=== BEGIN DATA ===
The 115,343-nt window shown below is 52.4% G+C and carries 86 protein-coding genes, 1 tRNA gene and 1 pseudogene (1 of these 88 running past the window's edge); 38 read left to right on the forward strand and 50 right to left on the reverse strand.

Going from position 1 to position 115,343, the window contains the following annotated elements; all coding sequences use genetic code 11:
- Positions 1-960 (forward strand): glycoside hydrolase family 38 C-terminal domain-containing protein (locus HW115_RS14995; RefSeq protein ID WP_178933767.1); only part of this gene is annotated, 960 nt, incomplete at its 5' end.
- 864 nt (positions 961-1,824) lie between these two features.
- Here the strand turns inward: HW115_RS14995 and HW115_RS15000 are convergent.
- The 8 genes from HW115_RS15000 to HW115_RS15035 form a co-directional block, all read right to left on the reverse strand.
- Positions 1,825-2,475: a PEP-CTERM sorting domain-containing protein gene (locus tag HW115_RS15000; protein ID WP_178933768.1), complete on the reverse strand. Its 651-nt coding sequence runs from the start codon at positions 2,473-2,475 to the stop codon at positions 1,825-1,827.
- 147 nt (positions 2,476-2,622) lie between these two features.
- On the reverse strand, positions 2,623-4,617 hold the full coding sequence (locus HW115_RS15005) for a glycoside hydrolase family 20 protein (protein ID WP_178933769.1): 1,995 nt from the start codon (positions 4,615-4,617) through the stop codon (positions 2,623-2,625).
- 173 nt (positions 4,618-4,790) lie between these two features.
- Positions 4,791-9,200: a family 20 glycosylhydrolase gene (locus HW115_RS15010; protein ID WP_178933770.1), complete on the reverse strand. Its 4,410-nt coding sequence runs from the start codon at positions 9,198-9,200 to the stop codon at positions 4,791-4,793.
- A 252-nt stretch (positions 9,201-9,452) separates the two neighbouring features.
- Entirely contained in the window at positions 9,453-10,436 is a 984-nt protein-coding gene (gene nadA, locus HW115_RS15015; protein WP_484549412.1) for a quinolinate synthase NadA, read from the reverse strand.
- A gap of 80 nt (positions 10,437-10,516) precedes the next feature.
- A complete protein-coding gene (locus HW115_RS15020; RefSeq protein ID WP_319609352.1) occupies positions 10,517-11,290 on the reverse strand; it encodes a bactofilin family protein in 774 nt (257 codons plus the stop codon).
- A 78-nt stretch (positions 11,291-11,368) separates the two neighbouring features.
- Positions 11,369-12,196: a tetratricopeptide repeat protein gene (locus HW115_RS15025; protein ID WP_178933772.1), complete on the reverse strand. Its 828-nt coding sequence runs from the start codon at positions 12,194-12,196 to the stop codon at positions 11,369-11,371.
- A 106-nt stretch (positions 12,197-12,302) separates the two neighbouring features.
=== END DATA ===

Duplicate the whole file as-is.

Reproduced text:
The 115,343-nt window shown below is 52.4% G+C and carries 86 protein-coding genes, 1 tRNA gene and 1 pseudogene (1 of these 88 running past the window's edge); 38 read left to right on the forward strand and 50 right to left on the reverse strand.

Going from position 1 to position 115,343, the window contains the following annotated elements; all coding sequences use genetic code 11:
- Positions 1-960 (forward strand): glycoside hydrolase family 38 C-terminal domain-containing protein (locus HW115_RS14995; RefSeq protein ID WP_178933767.1); only part of this gene is annotated, 960 nt, incomplete at its 5' end.
- 864 nt (positions 961-1,824) lie between these two features.
- Here the strand turns inward: HW115_RS14995 and HW115_RS15000 are convergent.
- The 8 genes from HW115_RS15000 to HW115_RS15035 form a co-directional block, all read right to left on the reverse strand.
- Positions 1,825-2,475: a PEP-CTERM sorting domain-containing protein gene (locus tag HW115_RS15000; protein ID WP_178933768.1), complete on the reverse strand. Its 651-nt coding sequence runs from the start codon at positions 2,473-2,475 to the stop codon at positions 1,825-1,827.
- 147 nt (positions 2,476-2,622) lie between these two features.
- On the reverse strand, positions 2,623-4,617 hold the full coding sequence (locus HW115_RS15005) for a glycoside hydrolase family 20 protein (protein ID WP_178933769.1): 1,995 nt from the start codon (positions 4,615-4,617) through the stop codon (positions 2,623-2,625).
- 173 nt (positions 4,618-4,790) lie between these two features.
- Positions 4,791-9,200: a family 20 glycosylhydrolase gene (locus HW115_RS15010; protein ID WP_178933770.1), complete on the reverse strand. Its 4,410-nt coding sequence runs from the start codon at positions 9,198-9,200 to the stop codon at positions 4,791-4,793.
- A 252-nt stretch (positions 9,201-9,452) separates the two neighbouring features.
- Entirely contained in the window at positions 9,453-10,436 is a 984-nt protein-coding gene (gene nadA, locus HW115_RS15015; protein WP_484549412.1) for a quinolinate synthase NadA, read from the reverse strand.
- A gap of 80 nt (positions 10,437-10,516) precedes the next feature.
- A complete protein-coding gene (locus HW115_RS15020; RefSeq protein ID WP_319609352.1) occupies positions 10,517-11,290 on the reverse strand; it encodes a bactofilin family protein in 774 nt (257 codons plus the stop codon).
- A 78-nt stretch (positions 11,291-11,368) separates the two neighbouring features.
- Positions 11,369-12,196: a tetratricopeptide repeat protein gene (locus HW115_RS15025; protein ID WP_178933772.1), complete on the reverse strand. Its 828-nt coding sequence runs from the start codon at positions 12,194-12,196 to the stop codon at positions 11,369-11,371.
- A 106-nt stretch (positions 12,197-12,302) separates the two neighbouring features.